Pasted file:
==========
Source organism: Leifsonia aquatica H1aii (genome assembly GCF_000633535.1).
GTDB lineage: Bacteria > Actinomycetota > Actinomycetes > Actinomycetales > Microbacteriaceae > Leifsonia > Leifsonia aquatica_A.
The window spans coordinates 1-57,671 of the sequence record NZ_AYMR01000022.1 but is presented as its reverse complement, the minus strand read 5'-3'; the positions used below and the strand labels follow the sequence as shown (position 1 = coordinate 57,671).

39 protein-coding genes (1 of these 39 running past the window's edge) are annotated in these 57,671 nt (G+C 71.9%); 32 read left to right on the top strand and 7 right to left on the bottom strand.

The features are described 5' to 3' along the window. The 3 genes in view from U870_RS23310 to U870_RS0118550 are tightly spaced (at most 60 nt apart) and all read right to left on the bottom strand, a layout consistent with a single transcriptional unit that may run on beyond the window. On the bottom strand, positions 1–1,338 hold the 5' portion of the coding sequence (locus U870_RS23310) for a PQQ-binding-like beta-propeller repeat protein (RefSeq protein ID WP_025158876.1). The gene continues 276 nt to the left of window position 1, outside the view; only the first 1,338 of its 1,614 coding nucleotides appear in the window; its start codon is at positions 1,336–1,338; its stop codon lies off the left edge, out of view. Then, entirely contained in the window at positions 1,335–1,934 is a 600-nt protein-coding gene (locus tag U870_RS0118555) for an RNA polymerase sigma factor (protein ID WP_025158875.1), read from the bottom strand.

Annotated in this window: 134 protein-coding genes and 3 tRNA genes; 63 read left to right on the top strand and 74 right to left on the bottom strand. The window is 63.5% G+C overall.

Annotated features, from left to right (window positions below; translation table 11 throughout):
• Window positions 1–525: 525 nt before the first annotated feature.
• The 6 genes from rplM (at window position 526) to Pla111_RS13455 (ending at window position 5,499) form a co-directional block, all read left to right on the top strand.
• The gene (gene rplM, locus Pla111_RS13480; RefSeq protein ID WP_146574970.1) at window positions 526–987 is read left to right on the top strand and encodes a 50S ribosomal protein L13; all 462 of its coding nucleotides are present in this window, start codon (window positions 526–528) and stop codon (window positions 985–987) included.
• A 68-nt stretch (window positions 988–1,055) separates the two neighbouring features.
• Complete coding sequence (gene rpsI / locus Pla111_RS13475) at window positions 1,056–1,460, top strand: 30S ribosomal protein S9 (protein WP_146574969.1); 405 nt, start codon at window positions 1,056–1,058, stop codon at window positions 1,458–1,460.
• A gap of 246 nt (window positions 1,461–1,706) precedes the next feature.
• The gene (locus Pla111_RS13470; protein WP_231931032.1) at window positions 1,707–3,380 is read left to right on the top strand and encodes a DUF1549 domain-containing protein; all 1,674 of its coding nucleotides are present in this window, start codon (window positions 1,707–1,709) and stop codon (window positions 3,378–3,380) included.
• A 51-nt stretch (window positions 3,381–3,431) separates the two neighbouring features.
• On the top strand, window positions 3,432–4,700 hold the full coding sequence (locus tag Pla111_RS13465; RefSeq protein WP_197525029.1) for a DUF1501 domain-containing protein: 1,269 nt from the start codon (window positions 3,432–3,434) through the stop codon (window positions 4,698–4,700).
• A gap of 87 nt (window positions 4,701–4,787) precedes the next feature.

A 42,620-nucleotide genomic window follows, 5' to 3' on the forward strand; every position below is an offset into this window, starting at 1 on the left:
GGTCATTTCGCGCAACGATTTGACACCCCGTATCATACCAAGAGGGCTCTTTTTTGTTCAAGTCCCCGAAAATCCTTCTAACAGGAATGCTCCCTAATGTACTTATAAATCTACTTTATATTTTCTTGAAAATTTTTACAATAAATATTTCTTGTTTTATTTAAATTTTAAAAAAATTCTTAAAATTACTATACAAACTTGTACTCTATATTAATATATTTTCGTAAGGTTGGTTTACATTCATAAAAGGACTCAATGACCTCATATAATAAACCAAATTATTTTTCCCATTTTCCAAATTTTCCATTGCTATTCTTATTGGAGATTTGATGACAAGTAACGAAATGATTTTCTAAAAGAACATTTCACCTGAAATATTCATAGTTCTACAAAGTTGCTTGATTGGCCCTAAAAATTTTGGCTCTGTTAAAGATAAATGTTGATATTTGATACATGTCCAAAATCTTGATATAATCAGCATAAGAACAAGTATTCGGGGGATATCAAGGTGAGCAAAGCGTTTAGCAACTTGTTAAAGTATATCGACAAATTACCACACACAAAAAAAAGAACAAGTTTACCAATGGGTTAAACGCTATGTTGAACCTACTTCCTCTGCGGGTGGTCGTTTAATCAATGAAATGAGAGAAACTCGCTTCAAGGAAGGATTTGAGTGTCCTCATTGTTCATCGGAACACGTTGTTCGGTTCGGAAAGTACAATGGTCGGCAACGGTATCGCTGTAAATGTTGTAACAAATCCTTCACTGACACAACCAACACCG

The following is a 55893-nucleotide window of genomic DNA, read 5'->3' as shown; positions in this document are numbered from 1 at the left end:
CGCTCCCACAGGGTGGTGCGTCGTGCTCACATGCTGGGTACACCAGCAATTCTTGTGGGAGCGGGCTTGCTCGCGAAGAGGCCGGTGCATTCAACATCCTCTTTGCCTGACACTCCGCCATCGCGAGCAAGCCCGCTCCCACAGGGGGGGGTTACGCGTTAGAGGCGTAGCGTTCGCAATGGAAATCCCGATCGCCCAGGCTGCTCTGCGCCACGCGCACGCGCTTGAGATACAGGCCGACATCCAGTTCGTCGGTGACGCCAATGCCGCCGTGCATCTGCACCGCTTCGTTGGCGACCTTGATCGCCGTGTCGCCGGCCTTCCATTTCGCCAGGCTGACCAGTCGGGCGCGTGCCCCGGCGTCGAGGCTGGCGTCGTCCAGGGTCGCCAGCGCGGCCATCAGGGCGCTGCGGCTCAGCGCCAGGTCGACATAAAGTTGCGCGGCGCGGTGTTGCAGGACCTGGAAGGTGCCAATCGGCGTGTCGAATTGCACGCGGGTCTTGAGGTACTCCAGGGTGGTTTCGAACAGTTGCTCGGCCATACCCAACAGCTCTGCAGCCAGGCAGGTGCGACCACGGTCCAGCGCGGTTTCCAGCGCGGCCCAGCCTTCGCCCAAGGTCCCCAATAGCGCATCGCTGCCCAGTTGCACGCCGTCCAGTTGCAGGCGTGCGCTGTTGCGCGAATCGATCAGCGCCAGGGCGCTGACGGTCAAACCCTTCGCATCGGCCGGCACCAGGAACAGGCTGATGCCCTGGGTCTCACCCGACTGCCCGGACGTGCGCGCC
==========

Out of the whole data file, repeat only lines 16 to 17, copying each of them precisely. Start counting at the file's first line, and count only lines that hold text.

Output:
• On the top strand, window positions 3,432–4,700 hold the full coding sequence (locus tag Pla111_RS13465; RefSeq protein WP_197525029.1) for a DUF1501 domain-containing protein: 1,269 nt from the start codon (window positions 3,432–3,434) through the stop codon (window positions 4,698–4,700).
• A gap of 87 nt (window positions 4,701–4,787) precedes the next feature.